Patent attorney Bryan J. Vogel provides a reasonably brief overview of the legal aspects beginning to face the 3D printing industry in a post on Bloomberg Law.
Vogel explains in simple terms the differences between patents, trade secrets, trademark and copyright where the legal battles will likely be fought in the future as 3D printing reaches the consumer space.
Once in the consumer space, the value of the industry skyrockets and people, companies and organizations will battle over that value. In the courts.
Vogel also points out two interesting angles that may also occur in upcoming legal fights: anti-trust laws used against patent holders and use of FDA limitations.
We have two comments. First, the post doesn’t mention open source principles and approaches that may influence the outcome of 3D printing’s legal future. It is possible in the future that significant 3D print technologies and content may be used freely to change the legal outcomes. It’s also possible that the temptation of big cash may alter the trajectory of some currently open source companies.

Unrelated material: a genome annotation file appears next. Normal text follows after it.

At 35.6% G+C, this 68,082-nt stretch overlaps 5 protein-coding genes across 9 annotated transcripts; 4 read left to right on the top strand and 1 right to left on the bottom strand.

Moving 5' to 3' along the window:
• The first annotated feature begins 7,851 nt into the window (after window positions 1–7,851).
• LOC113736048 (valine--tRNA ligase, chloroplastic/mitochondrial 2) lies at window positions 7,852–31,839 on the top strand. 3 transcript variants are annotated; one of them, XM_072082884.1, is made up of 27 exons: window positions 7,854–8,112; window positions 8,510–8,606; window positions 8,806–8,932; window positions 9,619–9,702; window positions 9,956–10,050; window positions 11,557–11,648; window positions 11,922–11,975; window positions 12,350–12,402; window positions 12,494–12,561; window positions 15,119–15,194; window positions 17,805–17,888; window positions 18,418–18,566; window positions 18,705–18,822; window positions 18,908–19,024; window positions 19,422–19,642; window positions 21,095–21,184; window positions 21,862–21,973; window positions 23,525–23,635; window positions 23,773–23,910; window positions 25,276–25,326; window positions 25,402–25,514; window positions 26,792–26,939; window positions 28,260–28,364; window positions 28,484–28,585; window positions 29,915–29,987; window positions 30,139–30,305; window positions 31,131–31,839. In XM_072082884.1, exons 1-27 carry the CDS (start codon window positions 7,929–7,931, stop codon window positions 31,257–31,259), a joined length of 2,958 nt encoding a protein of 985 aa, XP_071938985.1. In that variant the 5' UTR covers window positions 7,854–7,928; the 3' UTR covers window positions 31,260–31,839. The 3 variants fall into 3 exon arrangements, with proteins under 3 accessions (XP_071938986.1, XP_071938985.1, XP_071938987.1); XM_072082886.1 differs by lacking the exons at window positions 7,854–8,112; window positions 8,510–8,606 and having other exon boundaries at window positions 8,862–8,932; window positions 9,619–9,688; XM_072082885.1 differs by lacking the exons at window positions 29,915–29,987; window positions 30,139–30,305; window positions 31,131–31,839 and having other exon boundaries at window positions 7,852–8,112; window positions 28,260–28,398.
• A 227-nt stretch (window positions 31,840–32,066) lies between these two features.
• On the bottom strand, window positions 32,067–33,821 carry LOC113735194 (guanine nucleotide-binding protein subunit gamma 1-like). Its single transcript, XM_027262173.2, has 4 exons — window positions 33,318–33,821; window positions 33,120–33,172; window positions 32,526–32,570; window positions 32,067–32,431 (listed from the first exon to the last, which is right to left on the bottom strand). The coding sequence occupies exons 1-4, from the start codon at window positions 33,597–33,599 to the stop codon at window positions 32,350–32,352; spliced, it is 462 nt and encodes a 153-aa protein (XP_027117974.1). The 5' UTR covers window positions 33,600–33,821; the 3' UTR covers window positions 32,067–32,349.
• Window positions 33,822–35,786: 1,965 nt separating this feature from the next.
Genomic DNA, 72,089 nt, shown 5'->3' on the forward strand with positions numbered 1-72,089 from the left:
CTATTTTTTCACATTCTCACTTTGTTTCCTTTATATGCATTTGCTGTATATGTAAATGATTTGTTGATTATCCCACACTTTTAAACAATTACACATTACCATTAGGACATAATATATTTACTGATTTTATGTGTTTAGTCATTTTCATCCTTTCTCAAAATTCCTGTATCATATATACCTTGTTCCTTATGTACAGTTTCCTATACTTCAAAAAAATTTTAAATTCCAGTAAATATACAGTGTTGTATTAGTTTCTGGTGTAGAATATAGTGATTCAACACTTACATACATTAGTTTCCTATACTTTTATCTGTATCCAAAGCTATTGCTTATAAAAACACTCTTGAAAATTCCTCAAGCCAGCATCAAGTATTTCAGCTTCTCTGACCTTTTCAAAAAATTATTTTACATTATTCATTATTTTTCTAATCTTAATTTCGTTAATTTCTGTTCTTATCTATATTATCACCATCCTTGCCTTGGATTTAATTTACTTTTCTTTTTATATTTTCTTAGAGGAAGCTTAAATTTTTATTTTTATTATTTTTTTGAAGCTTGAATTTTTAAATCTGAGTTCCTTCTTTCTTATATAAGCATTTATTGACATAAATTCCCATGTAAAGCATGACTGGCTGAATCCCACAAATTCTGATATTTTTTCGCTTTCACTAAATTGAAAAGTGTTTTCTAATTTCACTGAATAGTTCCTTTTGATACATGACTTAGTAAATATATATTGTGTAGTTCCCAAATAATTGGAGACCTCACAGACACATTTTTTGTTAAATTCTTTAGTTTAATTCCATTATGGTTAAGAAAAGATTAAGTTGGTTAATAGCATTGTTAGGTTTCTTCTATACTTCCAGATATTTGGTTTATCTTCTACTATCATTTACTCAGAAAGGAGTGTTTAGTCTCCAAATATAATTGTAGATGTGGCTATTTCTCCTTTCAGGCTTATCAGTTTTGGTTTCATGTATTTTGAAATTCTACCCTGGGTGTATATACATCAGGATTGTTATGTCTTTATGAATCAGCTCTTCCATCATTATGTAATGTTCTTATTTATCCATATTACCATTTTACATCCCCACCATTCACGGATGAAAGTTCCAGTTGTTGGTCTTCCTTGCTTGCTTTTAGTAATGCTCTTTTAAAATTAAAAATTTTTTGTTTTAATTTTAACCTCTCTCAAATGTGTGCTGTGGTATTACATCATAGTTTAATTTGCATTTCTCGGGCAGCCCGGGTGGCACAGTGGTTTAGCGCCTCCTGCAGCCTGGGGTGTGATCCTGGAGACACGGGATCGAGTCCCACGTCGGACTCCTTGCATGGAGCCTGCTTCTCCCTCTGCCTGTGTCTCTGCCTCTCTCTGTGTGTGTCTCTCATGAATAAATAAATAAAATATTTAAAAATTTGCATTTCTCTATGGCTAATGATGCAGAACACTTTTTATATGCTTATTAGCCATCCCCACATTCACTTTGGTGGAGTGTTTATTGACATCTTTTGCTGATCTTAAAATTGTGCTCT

The second comment is regarding jurisdiction. Vogel’s description applies to the USA, but the majority of 3D printing takes place outside the USA and this will likely increase over time. The non-US portion of the world is not subject to US legislation, although many countries may have similar laws. The differences in these laws may generate some interesting scenarios in the future.